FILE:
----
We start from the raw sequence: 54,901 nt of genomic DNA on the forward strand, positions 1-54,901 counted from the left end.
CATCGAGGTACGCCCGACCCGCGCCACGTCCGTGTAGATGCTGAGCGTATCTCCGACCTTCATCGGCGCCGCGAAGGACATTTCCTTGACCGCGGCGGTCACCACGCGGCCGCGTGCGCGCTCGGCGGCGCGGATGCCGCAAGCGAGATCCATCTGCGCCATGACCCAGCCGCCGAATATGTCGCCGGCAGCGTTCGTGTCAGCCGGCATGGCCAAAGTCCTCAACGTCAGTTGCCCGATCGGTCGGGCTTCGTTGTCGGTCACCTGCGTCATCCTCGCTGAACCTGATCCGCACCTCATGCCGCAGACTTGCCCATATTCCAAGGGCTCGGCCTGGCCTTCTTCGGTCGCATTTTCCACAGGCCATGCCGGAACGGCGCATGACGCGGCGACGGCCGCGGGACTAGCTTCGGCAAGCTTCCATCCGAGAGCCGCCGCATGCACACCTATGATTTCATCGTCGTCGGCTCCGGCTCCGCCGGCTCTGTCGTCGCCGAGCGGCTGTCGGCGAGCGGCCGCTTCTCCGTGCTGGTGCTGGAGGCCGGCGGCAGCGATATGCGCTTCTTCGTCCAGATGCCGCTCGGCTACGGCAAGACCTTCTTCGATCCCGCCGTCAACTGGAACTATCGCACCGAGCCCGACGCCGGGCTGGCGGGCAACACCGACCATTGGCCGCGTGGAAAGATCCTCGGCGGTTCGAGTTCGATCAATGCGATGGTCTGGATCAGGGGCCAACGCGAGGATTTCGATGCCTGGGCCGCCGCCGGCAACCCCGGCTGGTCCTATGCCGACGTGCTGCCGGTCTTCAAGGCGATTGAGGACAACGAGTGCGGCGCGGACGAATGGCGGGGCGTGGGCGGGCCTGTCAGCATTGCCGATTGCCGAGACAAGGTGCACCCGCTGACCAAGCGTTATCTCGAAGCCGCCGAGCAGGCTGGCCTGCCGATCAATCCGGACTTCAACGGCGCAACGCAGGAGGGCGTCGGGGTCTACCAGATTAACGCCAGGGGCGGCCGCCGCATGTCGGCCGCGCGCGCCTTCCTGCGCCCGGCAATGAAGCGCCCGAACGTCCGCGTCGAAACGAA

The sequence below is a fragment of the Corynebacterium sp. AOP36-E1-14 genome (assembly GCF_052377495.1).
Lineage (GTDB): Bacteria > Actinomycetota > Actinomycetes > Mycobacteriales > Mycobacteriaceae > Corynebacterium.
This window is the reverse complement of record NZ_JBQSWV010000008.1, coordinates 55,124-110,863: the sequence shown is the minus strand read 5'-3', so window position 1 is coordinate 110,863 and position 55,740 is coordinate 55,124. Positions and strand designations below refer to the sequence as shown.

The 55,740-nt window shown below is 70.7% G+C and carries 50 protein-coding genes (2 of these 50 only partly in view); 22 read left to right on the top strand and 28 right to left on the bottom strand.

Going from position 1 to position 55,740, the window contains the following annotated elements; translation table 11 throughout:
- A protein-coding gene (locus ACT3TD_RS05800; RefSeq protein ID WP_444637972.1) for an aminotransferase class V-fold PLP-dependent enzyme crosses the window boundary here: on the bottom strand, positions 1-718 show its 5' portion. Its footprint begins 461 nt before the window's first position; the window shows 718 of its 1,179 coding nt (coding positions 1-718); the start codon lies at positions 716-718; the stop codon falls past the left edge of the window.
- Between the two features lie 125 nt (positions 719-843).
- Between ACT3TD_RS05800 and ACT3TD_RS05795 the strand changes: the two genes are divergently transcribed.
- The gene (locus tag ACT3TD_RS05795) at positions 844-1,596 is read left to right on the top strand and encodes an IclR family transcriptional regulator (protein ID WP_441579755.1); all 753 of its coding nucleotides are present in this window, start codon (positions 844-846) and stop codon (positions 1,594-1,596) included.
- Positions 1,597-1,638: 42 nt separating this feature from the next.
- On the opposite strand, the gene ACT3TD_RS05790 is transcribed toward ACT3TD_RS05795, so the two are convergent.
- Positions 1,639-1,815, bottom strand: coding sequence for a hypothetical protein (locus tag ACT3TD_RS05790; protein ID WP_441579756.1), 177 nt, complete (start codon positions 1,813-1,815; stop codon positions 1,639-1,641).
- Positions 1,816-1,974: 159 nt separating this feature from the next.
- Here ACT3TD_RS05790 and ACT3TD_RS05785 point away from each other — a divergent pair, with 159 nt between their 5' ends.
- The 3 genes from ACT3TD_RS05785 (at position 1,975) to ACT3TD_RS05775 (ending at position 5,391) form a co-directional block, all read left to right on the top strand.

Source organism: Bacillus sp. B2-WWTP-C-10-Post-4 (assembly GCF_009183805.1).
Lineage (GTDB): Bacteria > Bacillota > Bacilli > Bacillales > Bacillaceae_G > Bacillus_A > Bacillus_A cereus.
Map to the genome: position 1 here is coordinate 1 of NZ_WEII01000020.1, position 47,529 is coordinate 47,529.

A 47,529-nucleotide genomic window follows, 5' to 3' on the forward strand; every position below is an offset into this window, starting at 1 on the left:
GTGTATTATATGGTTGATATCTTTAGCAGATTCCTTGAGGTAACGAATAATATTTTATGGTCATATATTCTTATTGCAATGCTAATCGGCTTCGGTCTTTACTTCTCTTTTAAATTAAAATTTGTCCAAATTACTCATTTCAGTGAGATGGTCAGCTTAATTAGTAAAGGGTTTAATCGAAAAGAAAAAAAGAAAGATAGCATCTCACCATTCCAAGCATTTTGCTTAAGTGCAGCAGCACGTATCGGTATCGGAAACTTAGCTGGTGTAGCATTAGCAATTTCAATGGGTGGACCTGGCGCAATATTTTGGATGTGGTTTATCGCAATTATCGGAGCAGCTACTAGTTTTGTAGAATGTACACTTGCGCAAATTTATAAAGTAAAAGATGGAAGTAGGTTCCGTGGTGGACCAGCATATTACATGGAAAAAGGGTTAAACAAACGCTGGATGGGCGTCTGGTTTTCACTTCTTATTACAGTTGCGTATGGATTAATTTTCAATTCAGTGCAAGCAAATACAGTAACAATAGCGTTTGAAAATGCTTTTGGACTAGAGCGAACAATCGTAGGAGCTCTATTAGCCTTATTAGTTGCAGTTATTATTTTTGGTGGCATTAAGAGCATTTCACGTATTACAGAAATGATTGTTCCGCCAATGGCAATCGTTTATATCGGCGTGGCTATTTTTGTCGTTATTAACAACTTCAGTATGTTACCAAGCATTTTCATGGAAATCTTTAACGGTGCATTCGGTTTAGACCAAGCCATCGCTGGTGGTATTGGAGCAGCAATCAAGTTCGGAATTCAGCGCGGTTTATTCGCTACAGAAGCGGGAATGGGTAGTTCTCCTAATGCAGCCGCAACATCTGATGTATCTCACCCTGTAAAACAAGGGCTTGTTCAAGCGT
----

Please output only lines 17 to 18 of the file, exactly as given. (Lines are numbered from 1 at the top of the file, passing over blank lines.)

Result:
- The 3 genes from ACT3TD_RS05785 (at position 1,975) to ACT3TD_RS05775 (ending at position 5,391) form a co-directional block, all read left to right on the top strand.

Source organism: Bacillus sp. B2-WWTP-C-10-Post-4 (assembly GCF_009183805.1).